With nothing else to do, Chris ends up taking a babysitting job.  She has been tasked to look after 8 year-old Sara Anderson (Maia Brewton) and Sara’s brother, 15 year-old Brad (Keith Coogan).  Sara is a bit of a brat, though she’s also generally well-meaning and is obsessed with comic books (Thor, in particular).  Brad is likable but dorky.  He has a huge crush on Chris and even turns down a chance to spend the night at a friend’s, just so he can be around her.

Brad’s friend, incidentally, is Daryl (Anthony Rapp, who would later play Tony in Dazed and Confused and who starred in the original Broadway production of Rent).  Daryl is a hyperactive perv who is obsessed with Chris because she resembles the centerfold in one of his dad’s Playboys.  Daryl decides that, if his friend Brad can’t visit him, then maybe he should visit Brad!

However, Chris has more to worry about than just looking after Sara, Brad, and Daryl.  Brenda has attempted to run away from home and now she’s stuck in a downtown bus station!  Her glasses have been stolen and, as a result, Brenda is doing things like picking up a giant rat and calling it a kitten.  Brenda uses her last bit of money to call Chris and beg her to come pick her up.

(Of course, none of this would happen today.  Brenda wouldn’t have to use a pay phone to call Chris and she could just call Uber to get a ride home.)

So, Chris and the kids drive into Chicago and, needless to say, things quickly fall apart.  They get a flat tire on the expressway.  Chris panics when she discovers that not only does she not have a spare tire but she also left her purse back at the house.  They are briefly helped by a one-handed truck driver named Handsome John Pruitt (John Ford Noonan) but then Pruitt discovers that his wife is cheating on him and takes a detour so he can catch her in the act and, of course, this leads to Chris and the kids being kidnapped by a helpful car thief.  Soon, they’re being chased through Chicago by the Mafia and…

Well, it gets rather complicated but that’s kind of the appeal of the film.  The film starts out as a fairly realistic, John Hughes-style teen comedy and then it gets progressively crazier and crazier.  Downtown Chicago turns out to be a rather cartoonish place, one where one disaster follows after another.  (To be honest, if Adventures in Babysitting was released today, it would probably inspire a hundred increasingly tedious Salon think pieces on white privilege.  Bleh!)  But, regardless of how silly some of the adventures may get, Adventures in Babysitting remains grounded because of the good and likable performances and a script that is full of witty and quotable dialogue.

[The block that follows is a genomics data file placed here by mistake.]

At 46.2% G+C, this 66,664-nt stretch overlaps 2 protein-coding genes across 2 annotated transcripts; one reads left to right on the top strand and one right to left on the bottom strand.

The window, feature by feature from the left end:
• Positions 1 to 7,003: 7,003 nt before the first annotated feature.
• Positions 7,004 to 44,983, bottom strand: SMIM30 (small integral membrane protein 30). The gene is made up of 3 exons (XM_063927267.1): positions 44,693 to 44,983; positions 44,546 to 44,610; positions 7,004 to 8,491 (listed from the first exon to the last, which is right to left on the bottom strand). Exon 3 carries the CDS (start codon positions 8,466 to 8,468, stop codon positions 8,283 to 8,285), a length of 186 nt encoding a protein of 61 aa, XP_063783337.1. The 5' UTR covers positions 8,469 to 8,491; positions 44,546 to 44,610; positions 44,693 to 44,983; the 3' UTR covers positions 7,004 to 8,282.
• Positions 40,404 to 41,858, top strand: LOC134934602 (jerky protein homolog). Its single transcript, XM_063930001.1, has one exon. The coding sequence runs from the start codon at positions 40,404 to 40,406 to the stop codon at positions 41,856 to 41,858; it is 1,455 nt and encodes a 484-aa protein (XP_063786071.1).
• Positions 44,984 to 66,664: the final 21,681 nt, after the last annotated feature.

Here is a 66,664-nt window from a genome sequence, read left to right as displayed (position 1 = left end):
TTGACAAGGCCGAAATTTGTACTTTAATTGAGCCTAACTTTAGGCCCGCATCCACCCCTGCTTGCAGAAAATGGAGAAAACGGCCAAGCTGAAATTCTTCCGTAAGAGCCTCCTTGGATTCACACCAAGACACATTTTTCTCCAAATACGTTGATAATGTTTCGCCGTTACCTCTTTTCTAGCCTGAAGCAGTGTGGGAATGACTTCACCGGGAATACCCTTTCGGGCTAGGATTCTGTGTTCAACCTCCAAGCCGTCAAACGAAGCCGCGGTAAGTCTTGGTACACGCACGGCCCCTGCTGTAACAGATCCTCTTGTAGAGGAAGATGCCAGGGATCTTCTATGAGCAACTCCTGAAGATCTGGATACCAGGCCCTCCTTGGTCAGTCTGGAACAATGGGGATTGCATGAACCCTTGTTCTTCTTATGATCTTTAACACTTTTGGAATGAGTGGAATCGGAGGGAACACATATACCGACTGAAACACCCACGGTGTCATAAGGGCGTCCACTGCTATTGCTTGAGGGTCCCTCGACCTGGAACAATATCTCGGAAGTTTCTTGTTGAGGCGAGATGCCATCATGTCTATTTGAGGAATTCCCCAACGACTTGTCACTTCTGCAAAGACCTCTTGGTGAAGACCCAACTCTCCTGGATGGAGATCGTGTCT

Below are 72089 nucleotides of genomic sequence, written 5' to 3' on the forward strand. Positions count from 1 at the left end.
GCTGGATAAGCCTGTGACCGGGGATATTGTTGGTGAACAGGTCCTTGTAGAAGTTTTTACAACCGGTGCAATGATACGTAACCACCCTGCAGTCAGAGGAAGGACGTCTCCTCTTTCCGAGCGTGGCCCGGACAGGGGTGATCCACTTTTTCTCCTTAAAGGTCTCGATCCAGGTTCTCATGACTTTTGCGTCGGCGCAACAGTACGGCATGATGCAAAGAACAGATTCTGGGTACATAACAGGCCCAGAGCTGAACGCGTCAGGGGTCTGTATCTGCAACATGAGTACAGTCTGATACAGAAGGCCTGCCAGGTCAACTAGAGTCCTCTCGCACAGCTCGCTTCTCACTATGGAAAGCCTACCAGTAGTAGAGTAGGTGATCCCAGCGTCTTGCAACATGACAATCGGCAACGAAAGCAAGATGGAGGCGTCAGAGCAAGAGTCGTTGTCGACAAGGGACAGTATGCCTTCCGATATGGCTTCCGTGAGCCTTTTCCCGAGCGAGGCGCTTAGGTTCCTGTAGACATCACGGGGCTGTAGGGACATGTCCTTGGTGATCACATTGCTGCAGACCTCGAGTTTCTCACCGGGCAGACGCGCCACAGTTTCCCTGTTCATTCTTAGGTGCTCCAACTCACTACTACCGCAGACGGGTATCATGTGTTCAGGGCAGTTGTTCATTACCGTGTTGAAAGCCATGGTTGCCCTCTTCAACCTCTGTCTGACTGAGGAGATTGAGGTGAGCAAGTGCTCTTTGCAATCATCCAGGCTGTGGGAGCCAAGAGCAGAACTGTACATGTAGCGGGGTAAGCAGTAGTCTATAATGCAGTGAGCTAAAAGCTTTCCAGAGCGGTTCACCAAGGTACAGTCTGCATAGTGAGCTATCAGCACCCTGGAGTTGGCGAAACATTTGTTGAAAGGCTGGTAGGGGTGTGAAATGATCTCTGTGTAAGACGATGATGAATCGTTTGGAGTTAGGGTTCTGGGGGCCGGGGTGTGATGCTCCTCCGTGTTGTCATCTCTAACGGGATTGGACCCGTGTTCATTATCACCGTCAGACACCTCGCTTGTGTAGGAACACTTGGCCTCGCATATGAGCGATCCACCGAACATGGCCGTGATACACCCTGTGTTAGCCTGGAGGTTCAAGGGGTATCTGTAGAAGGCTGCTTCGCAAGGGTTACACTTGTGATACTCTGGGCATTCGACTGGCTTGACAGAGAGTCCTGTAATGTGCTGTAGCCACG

It’s an entertaining movie and it’s one of those films that always seems to be either on Showtime or Encore.  If you’re sad, watch it and be prepared to be massively cheered up!

(Avoid the Disney Channel remake.)


Back to School Part II #16: The Karate Kid (dir by John G. Avildsen)


Finally, I am getting a chance to continue my series of Back to School reviews!

Earlier today, we had a pretty big storm down here in Texas and it knocked out the electricity for three and a half hours!  There I was, sitting in the dark and wondering if I would ever get a chance to review the 16th movie in this 56-film review series.

(Originally, I was planning on being done by this weekend but, as always seems to happen whenever I do a review series, I’m currently running behind so it’ll probably won’t be until the weekend after next that I post my final Back to School review.)

Fortunately, the Oncor truck eventually showed up in the alley.  I, of course, ran out into the back yard and started to shout at them, “I need power!  I have movies to review!”  They must have heard me because, suddenly, the power came back on.  And now, I can finally get around to sharing a few thoughts on the original, 1984 version of The Karate Kid!

Up until last night, believe it or not, I had never seen The Karate Kid before.  Certainly, I knew about it.  Much like Star Wars and Star Trek, The Karate Kid is one of those cultural landmarks that everyone knows about even if they haven’t actually sat down and watched the movie.  Even before I watched the film, I knew about Mr. Miyagi.  I knew about “wax on” and “wax off.”  I knew about the crane.  I even knew about “You’re alright, LaRusso!”

But I hadn’t actually seen the film and I have to admit that I was a little bit hesitant about doing so.  Everything I had heard about The Karate Kid made it sound like a thoroughly predictable and excessively 80s sports film.  I was expecting the film to be all about power ballads and training montages and uplifting dialogue and certainly, The Karate Kid had a lot of that.